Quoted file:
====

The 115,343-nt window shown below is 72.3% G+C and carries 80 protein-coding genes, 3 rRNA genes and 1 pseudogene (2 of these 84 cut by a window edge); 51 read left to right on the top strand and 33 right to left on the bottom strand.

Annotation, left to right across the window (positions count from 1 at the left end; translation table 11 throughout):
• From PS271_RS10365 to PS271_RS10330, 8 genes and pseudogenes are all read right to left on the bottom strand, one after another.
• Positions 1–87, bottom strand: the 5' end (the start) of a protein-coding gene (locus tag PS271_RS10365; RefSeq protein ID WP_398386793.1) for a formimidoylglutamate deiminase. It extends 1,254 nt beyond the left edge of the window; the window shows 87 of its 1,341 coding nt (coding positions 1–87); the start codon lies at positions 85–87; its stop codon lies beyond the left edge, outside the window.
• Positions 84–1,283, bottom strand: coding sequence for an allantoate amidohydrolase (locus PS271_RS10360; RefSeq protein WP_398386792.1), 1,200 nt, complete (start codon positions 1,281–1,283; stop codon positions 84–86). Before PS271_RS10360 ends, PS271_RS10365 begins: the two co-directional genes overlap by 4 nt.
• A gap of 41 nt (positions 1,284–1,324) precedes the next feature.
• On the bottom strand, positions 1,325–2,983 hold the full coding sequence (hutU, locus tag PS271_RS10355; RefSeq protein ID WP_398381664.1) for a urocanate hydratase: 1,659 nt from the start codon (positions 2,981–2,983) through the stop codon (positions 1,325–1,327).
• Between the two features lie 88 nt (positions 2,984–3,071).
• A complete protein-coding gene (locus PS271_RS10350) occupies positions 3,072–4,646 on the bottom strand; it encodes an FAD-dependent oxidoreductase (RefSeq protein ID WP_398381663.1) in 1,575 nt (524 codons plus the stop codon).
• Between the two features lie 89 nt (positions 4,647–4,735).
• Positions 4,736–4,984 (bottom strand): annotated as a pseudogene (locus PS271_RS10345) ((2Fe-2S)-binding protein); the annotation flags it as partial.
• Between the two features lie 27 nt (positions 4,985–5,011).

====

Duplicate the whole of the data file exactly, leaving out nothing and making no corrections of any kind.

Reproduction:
The 115,343-nt window shown below is 72.3% G+C and carries 80 protein-coding genes, 3 rRNA genes and 1 pseudogene (2 of these 84 cut by a window edge); 51 read left to right on the top strand and 33 right to left on the bottom strand.

Annotation, left to right across the window (positions count from 1 at the left end; translation table 11 throughout):
• From PS271_RS10365 to PS271_RS10330, 8 genes and pseudogenes are all read right to left on the bottom strand, one after another.
• Positions 1–87, bottom strand: the 5' end (the start) of a protein-coding gene (locus tag PS271_RS10365; RefSeq protein ID WP_398386793.1) for a formimidoylglutamate deiminase. It extends 1,254 nt beyond the left edge of the window; the window shows 87 of its 1,341 coding nt (coding positions 1–87); the start codon lies at positions 85–87; its stop codon lies beyond the left edge, outside the window.
• Positions 84–1,283, bottom strand: coding sequence for an allantoate amidohydrolase (locus PS271_RS10360; RefSeq protein WP_398386792.1), 1,200 nt, complete (start codon positions 1,281–1,283; stop codon positions 84–86). Before PS271_RS10360 ends, PS271_RS10365 begins: the two co-directional genes overlap by 4 nt.
• A gap of 41 nt (positions 1,284–1,324) precedes the next feature.
• On the bottom strand, positions 1,325–2,983 hold the full coding sequence (hutU, locus tag PS271_RS10355; RefSeq protein ID WP_398381664.1) for a urocanate hydratase: 1,659 nt from the start codon (positions 2,981–2,983) through the stop codon (positions 1,325–1,327).
• Between the two features lie 88 nt (positions 2,984–3,071).
• A complete protein-coding gene (locus PS271_RS10350) occupies positions 3,072–4,646 on the bottom strand; it encodes an FAD-dependent oxidoreductase (RefSeq protein ID WP_398381663.1) in 1,575 nt (524 codons plus the stop codon).
• Between the two features lie 89 nt (positions 4,647–4,735).
• Positions 4,736–4,984 (bottom strand): annotated as a pseudogene (locus PS271_RS10345) ((2Fe-2S)-binding protein); the annotation flags it as partial.
• Between the two features lie 27 nt (positions 4,985–5,011).